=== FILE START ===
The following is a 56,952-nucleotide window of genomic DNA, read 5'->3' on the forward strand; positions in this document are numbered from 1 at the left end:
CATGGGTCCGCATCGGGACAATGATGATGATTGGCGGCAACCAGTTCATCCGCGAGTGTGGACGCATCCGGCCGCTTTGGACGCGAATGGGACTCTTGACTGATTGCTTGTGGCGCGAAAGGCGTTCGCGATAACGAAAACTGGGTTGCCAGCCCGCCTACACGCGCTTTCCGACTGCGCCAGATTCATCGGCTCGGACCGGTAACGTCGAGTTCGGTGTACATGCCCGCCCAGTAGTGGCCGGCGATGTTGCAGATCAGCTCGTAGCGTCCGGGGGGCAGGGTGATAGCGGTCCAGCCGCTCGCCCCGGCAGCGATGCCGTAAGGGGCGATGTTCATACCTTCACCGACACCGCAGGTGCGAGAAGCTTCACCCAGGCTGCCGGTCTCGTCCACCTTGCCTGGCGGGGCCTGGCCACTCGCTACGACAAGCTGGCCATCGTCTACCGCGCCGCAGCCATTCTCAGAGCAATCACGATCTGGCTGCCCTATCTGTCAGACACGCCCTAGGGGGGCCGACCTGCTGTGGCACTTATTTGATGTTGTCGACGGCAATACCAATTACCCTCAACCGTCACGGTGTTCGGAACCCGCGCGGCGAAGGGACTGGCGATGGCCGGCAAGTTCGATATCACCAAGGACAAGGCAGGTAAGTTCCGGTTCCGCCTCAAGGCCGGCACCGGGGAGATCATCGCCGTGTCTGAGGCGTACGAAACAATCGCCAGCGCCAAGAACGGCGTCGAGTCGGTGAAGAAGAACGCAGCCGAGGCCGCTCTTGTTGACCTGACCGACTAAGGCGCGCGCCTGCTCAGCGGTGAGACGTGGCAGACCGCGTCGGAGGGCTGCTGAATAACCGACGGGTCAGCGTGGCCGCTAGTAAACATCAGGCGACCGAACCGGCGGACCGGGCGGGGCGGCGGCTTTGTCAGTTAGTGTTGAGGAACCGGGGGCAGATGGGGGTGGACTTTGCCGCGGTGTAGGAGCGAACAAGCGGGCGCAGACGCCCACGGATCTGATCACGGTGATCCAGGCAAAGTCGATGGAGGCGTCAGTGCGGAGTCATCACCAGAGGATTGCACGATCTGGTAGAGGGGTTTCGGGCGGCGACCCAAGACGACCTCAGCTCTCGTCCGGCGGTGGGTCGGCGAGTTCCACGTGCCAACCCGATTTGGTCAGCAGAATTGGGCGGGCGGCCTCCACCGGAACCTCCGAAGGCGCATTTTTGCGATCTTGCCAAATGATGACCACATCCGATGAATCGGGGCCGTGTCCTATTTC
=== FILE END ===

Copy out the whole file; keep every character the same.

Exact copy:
The following is a 56,952-nucleotide window of genomic DNA, read 5'->3' on the forward strand; positions in this document are numbered from 1 at the left end:
CATGGGTCCGCATCGGGACAATGATGATGATTGGCGGCAACCAGTTCATCCGCGAGTGTGGACGCATCCGGCCGCTTTGGACGCGAATGGGACTCTTGACTGATTGCTTGTGGCGCGAAAGGCGTTCGCGATAACGAAAACTGGGTTGCCAGCCCGCCTACACGCGCTTTCCGACTGCGCCAGATTCATCGGCTCGGACCGGTAACGTCGAGTTCGGTGTACATGCCCGCCCAGTAGTGGCCGGCGATGTTGCAGATCAGCTCGTAGCGTCCGGGGGGCAGGGTGATAGCGGTCCAGCCGCTCGCCCCGGCAGCGATGCCGTAAGGGGCGATGTTCATACCTTCACCGACACCGCAGGTGCGAGAAGCTTCACCCAGGCTGCCGGTCTCGTCCACCTTGCCTGGCGGGGCCTGGCCACTCGCTACGACAAGCTGGCCATCGTCTACCGCGCCGCAGCCATTCTCAGAGCAATCACGATCTGGCTGCCCTATCTGTCAGACACGCCCTAGGGGGGCCGACCTGCTGTGGCACTTATTTGATGTTGTCGACGGCAATACCAATTACCCTCAACCGTCACGGTGTTCGGAACCCGCGCGGCGAAGGGACTGGCGATGGCCGGCAAGTTCGATATCACCAAGGACAAGGCAGGTAAGTTCCGGTTCCGCCTCAAGGCCGGCACCGGGGAGATCATCGCCGTGTCTGAGGCGTACGAAACAATCGCCAGCGCCAAGAACGGCGTCGAGTCGGTGAAGAAGAACGCAGCCGAGGCCGCTCTTGTTGACCTGACCGACTAAGGCGCGCGCCTGCTCAGCGGTGAGACGTGGCAGACCGCGTCGGAGGGCTGCTGAATAACCGACGGGTCAGCGTGGCCGCTAGTAAACATCAGGCGACCGAACCGGCGGACCGGGCGGGGCGGCGGCTTTGTCAGTTAGTGTTGAGGAACCGGGGGCAGATGGGGGTGGACTTTGCCGCGGTGTAGGAGCGAACAAGCGGGCGCAGACGCCCACGGATCTGATCACGGTGATCCAGGCAAAGTCGATGGAGGCGTCAGTGCGGAGTCATCACCAGAGGATTGCACGATCTGGTAGAGGGGTTTCGGGCGGCGACCCAAGACGACCTCAGCTCTCGTCCGGCGGTGGGTCGGCGAGTTCCACGTGCCAACCCGATTTGGTCAGCAGAATTGGGCGGGCGGCCTCCACCGGAACCTCCGAAGGCGCATTTTTGCGATCTTGCCAAATGATGACCACATCCGATGAATCGGGGCCGTGTCCTATTTC